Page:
I kept my lens on the two closer to us and whist the shutter was clicking on fast shutter speed on the “sport” setting, did not notice anything special. Looking at the photographs on the computer later though I saw something I did not expect: the apparently sleeping seal suddenly raises it’s tail flippers, and a large round,red protrusion can be seen at it’s rear end, it’s not possible to see if it is relieving itself but a Nano second later the tail is back down, it lifts a front flipper to scatch it’s back and resumes the position it was first in, apparently without stirring much from it’s sleep. It’s the wrong time of year for pups so this can not have been a birth… I have no clue what I have seen here. Meanwhile the tourists on the rocks were still taking their pictures leading me to further wonder exactly who was being watched here?

(photograph © Kiwidutch)

(photograph © Kiwidutch)

KaikoraSeals 2

(photograph © Kiwidutch)

(photograph © Kiwidutch)

(photograph © Kiwidutch)

(photograph © Kiwidutch)

(photograph © Kiwidutch)

(photograph © Kiwidutch)

(photograph © Kiwidutch)

(photograph © Kiwidutch)

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(photograph © Kiwidutch)

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(photograph © Kiwidutch)

(photograph © Kiwidutch)

(photograph © Kiwidutch)

(photograph © Kiwidutch)

(photograph © Kiwidutch)

(photograph © Kiwidutch)

July 22, 2018

Kaikoura Heading South…

A Photographic post today. It was the end of December 2017, Kaikoura heading south…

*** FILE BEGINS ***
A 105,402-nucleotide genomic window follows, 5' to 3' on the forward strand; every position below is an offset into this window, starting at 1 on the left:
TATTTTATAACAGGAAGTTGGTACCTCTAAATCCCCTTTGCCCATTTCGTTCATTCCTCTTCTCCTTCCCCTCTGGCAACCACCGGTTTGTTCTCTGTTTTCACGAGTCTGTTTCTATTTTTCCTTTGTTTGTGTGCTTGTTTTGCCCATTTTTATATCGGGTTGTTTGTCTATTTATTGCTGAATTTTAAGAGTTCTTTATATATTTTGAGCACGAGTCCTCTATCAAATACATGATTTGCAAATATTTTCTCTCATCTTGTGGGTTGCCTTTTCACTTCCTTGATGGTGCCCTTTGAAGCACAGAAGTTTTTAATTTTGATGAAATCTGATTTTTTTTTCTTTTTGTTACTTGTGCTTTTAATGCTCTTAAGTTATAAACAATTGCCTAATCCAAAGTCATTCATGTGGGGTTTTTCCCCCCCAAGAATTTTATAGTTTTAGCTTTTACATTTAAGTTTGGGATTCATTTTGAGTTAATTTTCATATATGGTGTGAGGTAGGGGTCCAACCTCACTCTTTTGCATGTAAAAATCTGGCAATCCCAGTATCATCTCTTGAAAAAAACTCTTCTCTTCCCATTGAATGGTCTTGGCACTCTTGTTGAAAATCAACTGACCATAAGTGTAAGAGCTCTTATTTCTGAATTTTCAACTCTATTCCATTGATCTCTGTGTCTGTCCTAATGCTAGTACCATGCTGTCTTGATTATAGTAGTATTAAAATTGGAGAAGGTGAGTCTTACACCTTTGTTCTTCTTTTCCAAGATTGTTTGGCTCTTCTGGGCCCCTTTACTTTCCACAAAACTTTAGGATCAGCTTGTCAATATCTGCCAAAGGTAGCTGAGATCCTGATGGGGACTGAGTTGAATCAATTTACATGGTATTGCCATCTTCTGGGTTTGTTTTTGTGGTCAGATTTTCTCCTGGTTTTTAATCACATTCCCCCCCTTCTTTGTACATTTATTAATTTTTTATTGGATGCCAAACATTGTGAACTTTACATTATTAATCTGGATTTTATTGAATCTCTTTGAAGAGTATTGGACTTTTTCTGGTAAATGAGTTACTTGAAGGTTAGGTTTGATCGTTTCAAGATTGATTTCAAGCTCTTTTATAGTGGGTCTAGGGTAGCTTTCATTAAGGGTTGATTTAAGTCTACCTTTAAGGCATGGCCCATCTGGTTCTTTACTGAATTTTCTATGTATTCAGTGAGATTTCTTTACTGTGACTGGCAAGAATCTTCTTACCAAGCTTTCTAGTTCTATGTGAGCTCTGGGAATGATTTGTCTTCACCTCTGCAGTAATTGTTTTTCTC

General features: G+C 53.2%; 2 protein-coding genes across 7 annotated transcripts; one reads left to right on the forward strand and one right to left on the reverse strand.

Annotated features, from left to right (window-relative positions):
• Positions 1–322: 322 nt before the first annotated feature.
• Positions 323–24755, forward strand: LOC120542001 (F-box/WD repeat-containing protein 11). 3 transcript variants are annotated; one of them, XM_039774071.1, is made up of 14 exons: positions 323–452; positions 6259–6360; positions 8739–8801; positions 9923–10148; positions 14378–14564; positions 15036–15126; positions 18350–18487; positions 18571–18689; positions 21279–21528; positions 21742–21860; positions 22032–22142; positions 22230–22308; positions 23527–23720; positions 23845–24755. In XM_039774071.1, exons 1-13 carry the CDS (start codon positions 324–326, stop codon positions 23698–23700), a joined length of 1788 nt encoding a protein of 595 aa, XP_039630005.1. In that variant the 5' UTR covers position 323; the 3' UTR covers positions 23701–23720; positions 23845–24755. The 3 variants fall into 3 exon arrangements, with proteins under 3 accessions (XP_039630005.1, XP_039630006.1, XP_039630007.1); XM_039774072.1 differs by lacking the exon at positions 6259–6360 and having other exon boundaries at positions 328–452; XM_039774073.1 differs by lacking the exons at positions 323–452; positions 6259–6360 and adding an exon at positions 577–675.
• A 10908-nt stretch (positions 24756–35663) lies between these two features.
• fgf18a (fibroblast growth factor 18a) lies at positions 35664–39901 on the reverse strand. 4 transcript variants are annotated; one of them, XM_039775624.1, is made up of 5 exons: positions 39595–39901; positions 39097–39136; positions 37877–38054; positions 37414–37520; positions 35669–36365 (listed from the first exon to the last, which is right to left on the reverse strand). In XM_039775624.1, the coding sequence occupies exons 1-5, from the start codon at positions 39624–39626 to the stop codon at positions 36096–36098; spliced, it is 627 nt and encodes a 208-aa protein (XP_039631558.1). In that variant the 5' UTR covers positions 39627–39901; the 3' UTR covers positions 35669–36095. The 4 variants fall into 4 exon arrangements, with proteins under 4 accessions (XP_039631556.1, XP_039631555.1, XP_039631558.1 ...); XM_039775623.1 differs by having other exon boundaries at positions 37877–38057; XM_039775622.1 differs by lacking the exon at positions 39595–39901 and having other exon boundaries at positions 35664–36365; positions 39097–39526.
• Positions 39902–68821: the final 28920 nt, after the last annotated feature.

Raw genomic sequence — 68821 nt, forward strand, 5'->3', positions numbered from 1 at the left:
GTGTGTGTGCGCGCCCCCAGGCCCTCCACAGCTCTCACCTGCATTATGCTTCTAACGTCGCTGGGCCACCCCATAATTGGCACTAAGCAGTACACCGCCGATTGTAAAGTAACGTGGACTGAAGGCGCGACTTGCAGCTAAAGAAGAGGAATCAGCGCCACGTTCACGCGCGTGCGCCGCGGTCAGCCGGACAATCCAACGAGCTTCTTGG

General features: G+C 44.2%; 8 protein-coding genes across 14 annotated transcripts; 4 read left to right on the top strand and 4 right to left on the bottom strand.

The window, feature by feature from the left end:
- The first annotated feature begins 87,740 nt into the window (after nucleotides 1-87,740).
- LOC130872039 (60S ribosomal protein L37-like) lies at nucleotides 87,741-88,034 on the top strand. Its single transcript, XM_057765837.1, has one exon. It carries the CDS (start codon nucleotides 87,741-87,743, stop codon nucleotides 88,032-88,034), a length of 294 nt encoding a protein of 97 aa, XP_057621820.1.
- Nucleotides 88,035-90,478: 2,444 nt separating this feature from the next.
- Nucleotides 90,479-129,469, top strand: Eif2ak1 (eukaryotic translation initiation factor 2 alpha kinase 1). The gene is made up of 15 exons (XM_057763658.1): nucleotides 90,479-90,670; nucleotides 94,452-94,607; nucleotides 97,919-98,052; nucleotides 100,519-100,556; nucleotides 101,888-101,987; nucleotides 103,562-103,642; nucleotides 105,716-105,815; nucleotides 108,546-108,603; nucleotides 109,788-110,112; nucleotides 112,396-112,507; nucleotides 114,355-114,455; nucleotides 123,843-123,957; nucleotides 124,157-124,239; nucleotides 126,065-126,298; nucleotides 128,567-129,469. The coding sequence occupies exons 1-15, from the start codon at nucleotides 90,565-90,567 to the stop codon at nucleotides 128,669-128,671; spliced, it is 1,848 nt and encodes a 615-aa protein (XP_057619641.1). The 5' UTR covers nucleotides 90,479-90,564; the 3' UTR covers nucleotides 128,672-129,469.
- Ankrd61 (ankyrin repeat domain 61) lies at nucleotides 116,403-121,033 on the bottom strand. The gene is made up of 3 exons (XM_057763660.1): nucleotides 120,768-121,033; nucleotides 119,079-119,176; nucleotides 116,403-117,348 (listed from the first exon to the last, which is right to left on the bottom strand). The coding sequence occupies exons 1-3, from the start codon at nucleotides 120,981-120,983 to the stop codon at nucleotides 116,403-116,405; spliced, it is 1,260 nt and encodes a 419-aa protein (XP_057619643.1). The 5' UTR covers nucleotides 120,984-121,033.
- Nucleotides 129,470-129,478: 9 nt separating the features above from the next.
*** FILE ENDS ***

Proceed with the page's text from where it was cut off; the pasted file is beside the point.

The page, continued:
(photograph © Kiwidutch)

(photograph © Kiwidutch)

(photograph © Kiwidutch)

(photograph © Kiwidutch)

(photograph © Kiwidutch)

(photograph © Kiwidutch)

Photographs of the sea whilst in the queue waiting our turn on one of the single lane stretches…

(photograph © Kiwidutch)

(photograph © Kiwidutch)

(photograph © Kiwidutch)

(photograph © Kiwidutch)

(photograph © Kiwidutch)

(photograph © Kiwidutch)

(photograph © Kiwidutch)

(photograph © Kiwidutch)

(photograph © Kiwidutch)

(photograph © Kiwidutch)

(photograph © Kiwidutch)

(photograph © Kiwidutch)

(photograph © Kiwidutch)

(photograph © Kiwidutch)

(photograph © Kiwidutch)

(photograph © Kiwidutch)

(photograph © Kiwidutch)

(photograph © Kiwidutch)

(photograph © Kiwidutch)

July 21, 2018

Fed, Watered And Ready For The Road…

(photograph © Kiwidutch)

Visiting Kaikoura in the last days of 2017, and seeing how the town is recovering from the earthquake that shut down State Highway One to both the north and south, it hit home that when things are easy and we only have the “little stuff” to worry about, we should be grateful indeed.

There has been financial hardship, some people have left for good, there is still a way to go with the rebuilding process.

For all of the negative things that have happened here though, the overwhelming feeling I got during our visit is one of positivity, a strong sense of community and a resilience that even a 7.8 earthquake could not keep down.